The second case was an action brought by his daughter contesting the election of three trustees to the board of the Lewis S. and Dorothy H. Rosenstiel Foundation She disputed the legality of the election and in an affidavit accused her father of using the foundation’s assets, which are almost entirely in Schenley stock, to strengthen his control of the company. She further charged that he had withheld form her, since December 1960, the income from a trust fund set up for her by her mother, who died in 1944. The income of the fund was about $100,000 a year. She also charged that her husband Sidney Franks had been forced to resign from his $79,000 per year post as vice president and director at Schenley. The Foundation had been set up by her mother, shortly before her death, with a gift of 125,000 shares of Schenley stock, worth $12 million. She charged her father with mismanagement of the corporation. The affidavit states that associates made inexplicable gains in dealings with Schenley industries after its earnings had been artificially inflated.¹⁵
Rosenstiel was never a family guy but apart from that you can only have sympathy with the complaint of Meyer Lansky.
Obviously Lewis Rosenstiel was a very difficult man and not a nice man. On the other hand he had a ferocious intellect, a formidable ability with numbers and a restless curiosity. He was incredibly complex. If his imagination could be engaged he could be sold on an idea and then there was nothing to stop him going full steam ahead. When Arthur Samish was describing Rosenstiel in his book he said “Unlike most distillers he is voraciously interested in anything from chemistry to a corporations social obligations. Long enthusiastic about finding byproducts and sidelines”
This was reflected in his organisation and the way it didn’t just focus on alcohol but diversified out of it. For example, in 1944 the company started to produce penicillin and became one of its largest producers (there is a certain logic to this as penicillin was produced by a fermentation process).
It is worth remembering his intellectual curiosity when thinking about the plans for Tormore. He could easily have commissioned a bog standard building but instead was sold on a more artistic vision. It is also worth thinking of the 1,481 acre estate he owned in Virginia, which boasted a manor house, stables, garages, gatehouse, boat house, eight greenhouses, six dormitory houses, a dozen farm houses, a 40 foot high clock tower and sundry other buildings. When he died and for five years afterwards it remained unsold and was a symbol of decayed megalomaniacal grandeur, like Xanadu in Citizen Kane. When they cleared that property they tossed Rosebud into the furnace.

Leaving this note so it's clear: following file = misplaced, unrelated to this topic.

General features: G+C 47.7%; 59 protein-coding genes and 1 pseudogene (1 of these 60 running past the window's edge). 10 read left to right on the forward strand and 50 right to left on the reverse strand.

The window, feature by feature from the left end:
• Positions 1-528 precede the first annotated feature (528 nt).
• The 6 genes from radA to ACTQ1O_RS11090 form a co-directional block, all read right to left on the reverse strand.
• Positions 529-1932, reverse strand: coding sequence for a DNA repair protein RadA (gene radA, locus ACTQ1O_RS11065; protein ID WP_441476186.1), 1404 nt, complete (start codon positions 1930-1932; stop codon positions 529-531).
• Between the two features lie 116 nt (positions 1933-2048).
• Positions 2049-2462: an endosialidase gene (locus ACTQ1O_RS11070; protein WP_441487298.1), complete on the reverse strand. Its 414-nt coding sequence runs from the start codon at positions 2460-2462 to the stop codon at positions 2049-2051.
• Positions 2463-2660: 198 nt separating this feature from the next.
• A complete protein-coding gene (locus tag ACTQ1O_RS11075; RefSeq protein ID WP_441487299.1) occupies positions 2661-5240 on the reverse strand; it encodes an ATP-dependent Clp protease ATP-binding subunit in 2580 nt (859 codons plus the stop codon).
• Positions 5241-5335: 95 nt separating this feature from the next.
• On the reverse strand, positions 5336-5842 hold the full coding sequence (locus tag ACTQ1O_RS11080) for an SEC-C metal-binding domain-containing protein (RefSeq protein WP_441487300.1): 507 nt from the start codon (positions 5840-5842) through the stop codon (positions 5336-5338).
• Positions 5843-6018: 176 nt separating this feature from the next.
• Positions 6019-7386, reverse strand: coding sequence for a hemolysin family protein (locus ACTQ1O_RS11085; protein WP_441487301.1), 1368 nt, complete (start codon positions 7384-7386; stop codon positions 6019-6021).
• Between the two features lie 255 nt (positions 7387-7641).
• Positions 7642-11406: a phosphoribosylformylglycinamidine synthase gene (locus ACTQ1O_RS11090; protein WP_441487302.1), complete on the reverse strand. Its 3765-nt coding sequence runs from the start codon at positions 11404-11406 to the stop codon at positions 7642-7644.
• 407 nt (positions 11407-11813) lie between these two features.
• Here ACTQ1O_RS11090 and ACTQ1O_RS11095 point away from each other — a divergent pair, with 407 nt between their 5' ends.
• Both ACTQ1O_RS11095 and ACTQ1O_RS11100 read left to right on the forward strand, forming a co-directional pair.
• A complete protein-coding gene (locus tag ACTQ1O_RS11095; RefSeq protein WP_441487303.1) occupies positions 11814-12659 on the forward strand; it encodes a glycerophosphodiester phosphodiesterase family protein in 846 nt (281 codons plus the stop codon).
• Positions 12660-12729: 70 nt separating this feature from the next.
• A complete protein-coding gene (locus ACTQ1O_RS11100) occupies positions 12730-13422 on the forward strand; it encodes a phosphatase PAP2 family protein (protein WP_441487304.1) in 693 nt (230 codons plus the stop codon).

There are many similarities in the personality of Charles Foster Kane and Lewis Solon Rosenstiel. I don’t know if he ever had a Rosebud, something, which if known about, would have been a key to to his personality. All I can do is take things at face value. He was a huge hulking figure in the mid-twentieth century world of American whisky. Forged by the era of prohibition, he accumulated enough wealth and influence to be able to behave with the freedom of a medieval baron. He was more of a hustler than a strategic businessman but nevertheless, despite his erratic personality, he succeeded in building a large corporation.
² Funderburg, J. Anne. Rumrunners: Liquor Smugglers on Americas Coasts, 1920-1933. Jefferson, NC: McFarland & Company,, Publishers, 2016.
³ Rosentiel’s ex-wife Susan testified to the 1970 New York State Legislative Committee on Crime about his bootlegging days and relationship with Hoover.
⁴Lacey, Robert. Little man: Meyer Lansky and the gangster life. London: Century, 1991
⁵ Marrus, Michael R. Samuel Bronfman : The Life and times of Seagram’s Mr Sam. Hanover, N.H. ; London: University Press of New England for Brandeis University Press, 1991.
⁶ Time Sept 29 1952 p43
⁷ Birmingham, Stephen. The rest of us: the rise of America’s Eastern European Jews. 1st Syracuse University Press ed, Originally published Boston, Little, Brown. 1984
⁸ Kelly, Philip J. The making of a salesman. New York Abelard-Schuman. 1965
⁹ Marrus, Michael R. Samuel Bronfman : The Life and times of Seagram’s Mr Sam. Hanover, N.H. ; London
¹⁰ New York Times 1 Dec 1966 p50
¹¹ Summers, Anthony. Official and Confidential : The Secret Life of J. Edgar Hoover. London: Gollancz, 1993
¹² Samish, Arthur H. The Secret Boss of California : The Life and High times of Art Samish. S.l.]: Crown, 1971
¹³Lacey, Robert. Little man: Meyer Lansky and the gangster life. London: Century, 1991 p80
¹⁴ New York Times Jun 26 1941 p33
¹⁵ New York Times 28 June 1961 p 36